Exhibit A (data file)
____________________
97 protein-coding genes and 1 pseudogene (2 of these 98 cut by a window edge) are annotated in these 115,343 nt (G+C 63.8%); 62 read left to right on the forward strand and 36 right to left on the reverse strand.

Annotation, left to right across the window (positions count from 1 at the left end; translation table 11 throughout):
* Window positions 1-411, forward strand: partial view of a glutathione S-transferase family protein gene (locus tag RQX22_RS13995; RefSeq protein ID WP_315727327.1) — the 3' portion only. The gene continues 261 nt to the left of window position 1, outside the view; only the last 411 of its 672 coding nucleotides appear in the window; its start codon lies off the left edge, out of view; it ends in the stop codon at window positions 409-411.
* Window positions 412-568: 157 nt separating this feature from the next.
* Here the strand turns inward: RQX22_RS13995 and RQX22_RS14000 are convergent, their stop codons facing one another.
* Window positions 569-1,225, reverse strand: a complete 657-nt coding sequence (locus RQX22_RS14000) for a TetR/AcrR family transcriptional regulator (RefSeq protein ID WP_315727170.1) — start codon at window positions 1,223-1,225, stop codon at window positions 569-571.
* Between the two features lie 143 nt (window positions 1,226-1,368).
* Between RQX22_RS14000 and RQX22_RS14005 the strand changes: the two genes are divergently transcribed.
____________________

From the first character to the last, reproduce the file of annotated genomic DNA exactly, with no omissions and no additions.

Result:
97 protein-coding genes and 1 pseudogene (2 of these 98 cut by a window edge) are annotated in these 115,343 nt (G+C 63.8%); 62 read left to right on the forward strand and 36 right to left on the reverse strand.

Annotation, left to right across the window (positions count from 1 at the left end; translation table 11 throughout):
* Window positions 1-411, forward strand: partial view of a glutathione S-transferase family protein gene (locus tag RQX22_RS13995; RefSeq protein ID WP_315727327.1) — the 3' portion only. The gene continues 261 nt to the left of window position 1, outside the view; only the last 411 of its 672 coding nucleotides appear in the window; its start codon lies off the left edge, out of view; it ends in the stop codon at window positions 409-411.
* Window positions 412-568: 157 nt separating this feature from the next.
* Here the strand turns inward: RQX22_RS13995 and RQX22_RS14000 are convergent, their stop codons facing one another.
* Window positions 569-1,225, reverse strand: a complete 657-nt coding sequence (locus RQX22_RS14000) for a TetR/AcrR family transcriptional regulator (RefSeq protein ID WP_315727170.1) — start codon at window positions 1,223-1,225, stop codon at window positions 569-571.
* Between the two features lie 143 nt (window positions 1,226-1,368).
* Between RQX22_RS14000 and RQX22_RS14005 the strand changes: the two genes are divergently transcribed.